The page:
I was saddened by the story of Jonathan Plucker, an American educational researcher who traveled to China to meet with the faculty of a major Chinese University to trade notes on educational development. The Chinese educators asked what the US teaching trends were. Plucker described the US focus on standardized curriculum, rote memorization, and nationalized testing. “After my answer was translated, they just started laughing out loud,” Plucker says. “They said, ‘You’re racing toward our old model. But we’re racing toward your model, as fast as we can.’ ”
I truly believe we have dedicated and well intentioned teachers in my childrens’ schools. Some have been exceptional. I am grateful to them. I also admit that I am not an education expert. However from my vantage point our current educational system seems to emphasize conformity over creativity and limitation over invention. I am concerned that we are setting up our children for lives in a society of sameness founded on self-inflicted boundaries. Who will create the breakthroughs of tomorrow? Who will think differently enough to make a true impact in their communities, let alone the world?
I am a soccer coach and currently work with a girls U13 team. At our training sessions I incorporate games that will help develop very specific skills and have a clear success objectives. I noticed that in almost every game, at least one player will arbitrarily create additional rules or limitations. Inevitably we stop the drill, clarify, and emphasize that they should be creative in finding success in the game. I always try to reinforce that they should not limit themselves with unseen and unintended boundaries. Yet, the same thing happens with at least one girl, each practice. Now when I stop the game and the team realizes what has happened, they all smile and say “Don’t create your own rules!” Or in others words, don’t limit yourself.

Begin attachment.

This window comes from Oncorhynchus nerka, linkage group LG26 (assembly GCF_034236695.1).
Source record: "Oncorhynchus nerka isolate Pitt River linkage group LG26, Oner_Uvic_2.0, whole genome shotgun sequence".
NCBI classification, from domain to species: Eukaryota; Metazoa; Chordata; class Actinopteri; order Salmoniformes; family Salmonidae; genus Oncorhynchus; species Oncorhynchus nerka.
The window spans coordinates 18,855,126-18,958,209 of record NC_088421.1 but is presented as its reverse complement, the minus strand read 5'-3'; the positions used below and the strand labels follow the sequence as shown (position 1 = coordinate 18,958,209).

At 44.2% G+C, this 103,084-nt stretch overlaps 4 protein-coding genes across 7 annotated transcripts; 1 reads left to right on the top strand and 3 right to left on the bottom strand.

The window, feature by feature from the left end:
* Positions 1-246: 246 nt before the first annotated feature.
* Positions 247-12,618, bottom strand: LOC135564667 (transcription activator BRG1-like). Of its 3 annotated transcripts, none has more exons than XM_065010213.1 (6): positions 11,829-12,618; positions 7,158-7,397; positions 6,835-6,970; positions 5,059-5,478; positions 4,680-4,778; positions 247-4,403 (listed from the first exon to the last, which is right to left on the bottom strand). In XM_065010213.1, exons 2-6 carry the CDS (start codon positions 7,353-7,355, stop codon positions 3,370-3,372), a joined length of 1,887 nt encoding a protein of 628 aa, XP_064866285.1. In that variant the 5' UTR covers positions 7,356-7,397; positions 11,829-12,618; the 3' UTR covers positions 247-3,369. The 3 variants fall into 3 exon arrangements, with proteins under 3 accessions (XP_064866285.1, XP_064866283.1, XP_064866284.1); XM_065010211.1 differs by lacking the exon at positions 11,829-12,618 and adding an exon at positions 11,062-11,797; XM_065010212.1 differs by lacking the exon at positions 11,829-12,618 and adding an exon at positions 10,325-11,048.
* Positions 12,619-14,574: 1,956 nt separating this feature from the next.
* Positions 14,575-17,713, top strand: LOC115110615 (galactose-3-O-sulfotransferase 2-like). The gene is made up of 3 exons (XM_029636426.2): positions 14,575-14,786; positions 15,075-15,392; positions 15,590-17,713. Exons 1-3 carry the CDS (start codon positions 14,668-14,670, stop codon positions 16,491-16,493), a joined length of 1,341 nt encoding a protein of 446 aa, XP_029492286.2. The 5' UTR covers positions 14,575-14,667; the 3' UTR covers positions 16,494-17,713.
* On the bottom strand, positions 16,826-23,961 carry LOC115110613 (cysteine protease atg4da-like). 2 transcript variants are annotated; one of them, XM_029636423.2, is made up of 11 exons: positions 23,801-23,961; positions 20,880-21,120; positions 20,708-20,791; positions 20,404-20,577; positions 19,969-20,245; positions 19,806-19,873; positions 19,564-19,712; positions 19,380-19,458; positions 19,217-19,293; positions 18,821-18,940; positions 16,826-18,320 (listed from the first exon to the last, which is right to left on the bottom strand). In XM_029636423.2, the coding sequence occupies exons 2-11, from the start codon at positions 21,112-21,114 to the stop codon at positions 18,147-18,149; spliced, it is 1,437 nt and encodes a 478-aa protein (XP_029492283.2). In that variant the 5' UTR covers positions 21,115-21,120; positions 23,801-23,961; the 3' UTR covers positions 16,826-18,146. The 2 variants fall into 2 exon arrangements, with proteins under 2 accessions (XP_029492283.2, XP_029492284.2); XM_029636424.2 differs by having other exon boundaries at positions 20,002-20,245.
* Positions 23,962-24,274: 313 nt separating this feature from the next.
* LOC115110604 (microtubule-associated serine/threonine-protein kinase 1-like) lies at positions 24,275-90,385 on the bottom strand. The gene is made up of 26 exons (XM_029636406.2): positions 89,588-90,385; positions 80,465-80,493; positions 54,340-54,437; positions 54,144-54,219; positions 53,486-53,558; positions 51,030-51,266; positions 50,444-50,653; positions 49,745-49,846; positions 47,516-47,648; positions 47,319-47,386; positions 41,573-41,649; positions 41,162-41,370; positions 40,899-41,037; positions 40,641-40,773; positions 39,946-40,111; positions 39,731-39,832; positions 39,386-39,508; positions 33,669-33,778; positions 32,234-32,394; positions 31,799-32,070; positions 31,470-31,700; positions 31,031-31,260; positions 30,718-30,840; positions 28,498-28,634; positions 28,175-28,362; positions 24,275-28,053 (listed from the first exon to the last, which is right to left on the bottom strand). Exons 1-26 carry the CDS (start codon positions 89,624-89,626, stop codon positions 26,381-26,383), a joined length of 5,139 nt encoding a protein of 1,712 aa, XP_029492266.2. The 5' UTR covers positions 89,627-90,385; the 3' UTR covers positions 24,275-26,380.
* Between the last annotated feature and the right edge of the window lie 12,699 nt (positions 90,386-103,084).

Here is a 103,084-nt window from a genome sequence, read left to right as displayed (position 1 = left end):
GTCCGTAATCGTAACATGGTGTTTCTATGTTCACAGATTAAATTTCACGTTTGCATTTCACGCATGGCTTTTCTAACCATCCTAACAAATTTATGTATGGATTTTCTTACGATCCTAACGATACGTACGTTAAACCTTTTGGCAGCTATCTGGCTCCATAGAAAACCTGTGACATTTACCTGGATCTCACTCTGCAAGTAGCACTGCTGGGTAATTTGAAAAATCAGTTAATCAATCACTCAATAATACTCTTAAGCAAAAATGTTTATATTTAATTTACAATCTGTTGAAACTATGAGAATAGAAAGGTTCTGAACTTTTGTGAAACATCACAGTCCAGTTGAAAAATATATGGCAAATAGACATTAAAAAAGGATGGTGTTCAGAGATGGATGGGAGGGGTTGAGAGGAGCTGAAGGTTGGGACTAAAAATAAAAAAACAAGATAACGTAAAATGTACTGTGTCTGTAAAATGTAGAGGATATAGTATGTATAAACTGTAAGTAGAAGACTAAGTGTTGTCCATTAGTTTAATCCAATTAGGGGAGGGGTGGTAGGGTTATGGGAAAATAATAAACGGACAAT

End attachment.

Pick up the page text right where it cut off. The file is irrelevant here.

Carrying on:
In my research I was inspired by the stories of a few schools who have broken the standardized way of teaching and focus on active, creative problem solving.
“Consider the National Inventors Hall of Fame School, a new public middle school in Akron, Ohio. Mindful of Ohio’s curriculum requirements, the school’s teachers came up with a project for the fifth graders: figure out how to reduce the noise in the library. Its windows faced a public space and, even when closed, let through too much noise. The students had four weeks to design proposals.